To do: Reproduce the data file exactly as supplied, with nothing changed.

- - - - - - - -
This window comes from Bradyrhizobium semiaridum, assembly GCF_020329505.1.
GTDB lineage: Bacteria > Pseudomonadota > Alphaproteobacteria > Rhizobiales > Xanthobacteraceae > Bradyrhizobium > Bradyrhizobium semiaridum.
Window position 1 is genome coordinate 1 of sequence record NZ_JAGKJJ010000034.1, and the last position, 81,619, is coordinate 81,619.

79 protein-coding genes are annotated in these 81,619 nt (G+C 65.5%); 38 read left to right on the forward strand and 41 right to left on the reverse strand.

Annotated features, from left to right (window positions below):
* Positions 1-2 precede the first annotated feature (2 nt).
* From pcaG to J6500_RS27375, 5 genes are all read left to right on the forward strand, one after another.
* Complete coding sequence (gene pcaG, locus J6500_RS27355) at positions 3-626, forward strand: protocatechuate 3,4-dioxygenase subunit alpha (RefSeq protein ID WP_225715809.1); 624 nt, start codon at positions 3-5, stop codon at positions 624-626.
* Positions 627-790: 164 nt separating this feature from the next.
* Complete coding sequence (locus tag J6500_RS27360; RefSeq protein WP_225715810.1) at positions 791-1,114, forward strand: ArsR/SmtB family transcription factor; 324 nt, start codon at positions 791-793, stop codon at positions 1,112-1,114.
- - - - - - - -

This window comes from Bradyrhizobium semiaridum, assembly GCF_020329505.1.
GTDB lineage: Bacteria > Pseudomonadota > Alphaproteobacteria > Rhizobiales > Xanthobacteraceae > Bradyrhizobium > Bradyrhizobium semiaridum.
Window position 1 is genome coordinate 1 of sequence record NZ_JAGKJJ010000034.1, and the last position, 81,619, is coordinate 81,619.

79 protein-coding genes are annotated in these 81,619 nt (G+C 65.5%); 38 read left to right on the forward strand and 41 right to left on the reverse strand.

Annotated features, from left to right (window positions below):
* Positions 1-2 precede the first annotated feature (2 nt).
* From pcaG to J6500_RS27375, 5 genes are all read left to right on the forward strand, one after another.
* Complete coding sequence (gene pcaG, locus J6500_RS27355) at positions 3-626, forward strand: protocatechuate 3,4-dioxygenase subunit alpha (RefSeq protein ID WP_225715809.1); 624 nt, start codon at positions 3-5, stop codon at positions 624-626.
* Positions 627-790: 164 nt separating this feature from the next.
* Complete coding sequence (locus tag J6500_RS27360; RefSeq protein WP_225715810.1) at positions 791-1,114, forward strand: ArsR/SmtB family transcription factor; 324 nt, start codon at positions 791-793, stop codon at positions 1,112-1,114.